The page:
For further guidance, please review "Safe Work Practice 1.7 - Pre-Job Hazard Assessment"

In addition Physical Plant performs regular building/grounds, project work sites and shop inspections. Building and shop inspection forms are included in Chapter 9.

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 Chapter 3: Safe Work Practices

This chapter explains what a Safe Work Practice (SWP) is and why they are important. The objective is to identify hazards and develope procedures to prevent and reduceaccidents and incidents. SWPs are important because they are key in facilitating a safer workplace.

A SWP is universal, meaning that they apply to everyone in the Physical Plant. They are generally developed in collaboration between workers and management. Best practice suggests that if this approach is taken, the SWP is more meaningful. Examples of SWP's are: Asbestos Decontamination, Confined Space and Power Failures. 

As you can see, a SWP is developed and implemented to prevent accidents and to create a safer workplace. Workers must be trained in the SWP, and they must comply with the Practices (WS&H Regulation Part 2.1).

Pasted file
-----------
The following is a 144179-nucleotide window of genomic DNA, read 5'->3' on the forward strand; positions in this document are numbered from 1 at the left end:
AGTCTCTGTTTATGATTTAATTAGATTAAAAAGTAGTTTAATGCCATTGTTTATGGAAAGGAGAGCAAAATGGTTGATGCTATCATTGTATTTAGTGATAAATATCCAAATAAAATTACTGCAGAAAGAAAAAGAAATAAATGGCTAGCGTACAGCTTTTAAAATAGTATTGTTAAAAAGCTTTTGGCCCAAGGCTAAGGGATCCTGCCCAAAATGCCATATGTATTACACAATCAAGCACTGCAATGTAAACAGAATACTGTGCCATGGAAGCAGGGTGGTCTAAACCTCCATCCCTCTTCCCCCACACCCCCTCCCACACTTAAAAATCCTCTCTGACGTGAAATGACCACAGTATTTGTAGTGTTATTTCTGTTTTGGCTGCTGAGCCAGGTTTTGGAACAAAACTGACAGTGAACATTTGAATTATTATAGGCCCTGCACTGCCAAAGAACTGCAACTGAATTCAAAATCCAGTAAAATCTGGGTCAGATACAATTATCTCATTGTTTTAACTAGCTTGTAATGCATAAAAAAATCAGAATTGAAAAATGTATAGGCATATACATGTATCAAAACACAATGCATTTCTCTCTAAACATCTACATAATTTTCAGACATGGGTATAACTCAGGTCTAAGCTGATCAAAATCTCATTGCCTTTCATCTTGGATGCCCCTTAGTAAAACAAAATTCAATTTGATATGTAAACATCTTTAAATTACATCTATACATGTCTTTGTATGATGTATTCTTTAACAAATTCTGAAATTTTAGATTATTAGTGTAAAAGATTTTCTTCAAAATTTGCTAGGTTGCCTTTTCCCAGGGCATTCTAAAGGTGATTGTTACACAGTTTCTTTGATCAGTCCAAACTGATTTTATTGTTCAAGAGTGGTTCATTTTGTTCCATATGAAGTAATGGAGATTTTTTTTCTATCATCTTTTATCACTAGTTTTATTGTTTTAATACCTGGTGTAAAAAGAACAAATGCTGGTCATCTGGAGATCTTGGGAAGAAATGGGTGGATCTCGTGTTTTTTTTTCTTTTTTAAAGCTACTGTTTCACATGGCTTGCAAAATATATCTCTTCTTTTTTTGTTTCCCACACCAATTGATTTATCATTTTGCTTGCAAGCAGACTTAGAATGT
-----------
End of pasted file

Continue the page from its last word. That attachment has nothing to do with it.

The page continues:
Safe Work Practices for Physical Plant are held under this chapter.

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 Chapter 4: Safe Job Procedures

This chapter explains what a Safe Job Procedure (SJP) is and why they are important. It concludes by giving a list of all SJPs included in the Physical Plant as of this writing.  

A SJP is specific to the Work Unit, meaning they do not apply to any others. They are generally developed in collaboration between workers and management. Best practice suggests that if this approach is taken, the SJP is more meaningful. 

As you can see, a SJP is developed and implemented to prevent accidents and to create a safer workplace. Workers must be trained in the SJP, and they must comply with the Procedures (WS&H Regulation Part 2.1). The objective is to identify hazards and develop procedures to prevent and reduce accidents and incidents. SJPs are important because they are key in facilitating a safer workplace.   

Each Work Unit has its own specific SJPs either in this chapter or in a separate binder located in their shop.

Safe Job Procedures for Physical Plant can be found here.

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Chapter 5: Safety and Conduct Rules

Safety and Conduct Rules are a part of every safety program, including the Physical Plant.  When used effectively, they contribute to the overall success of our program.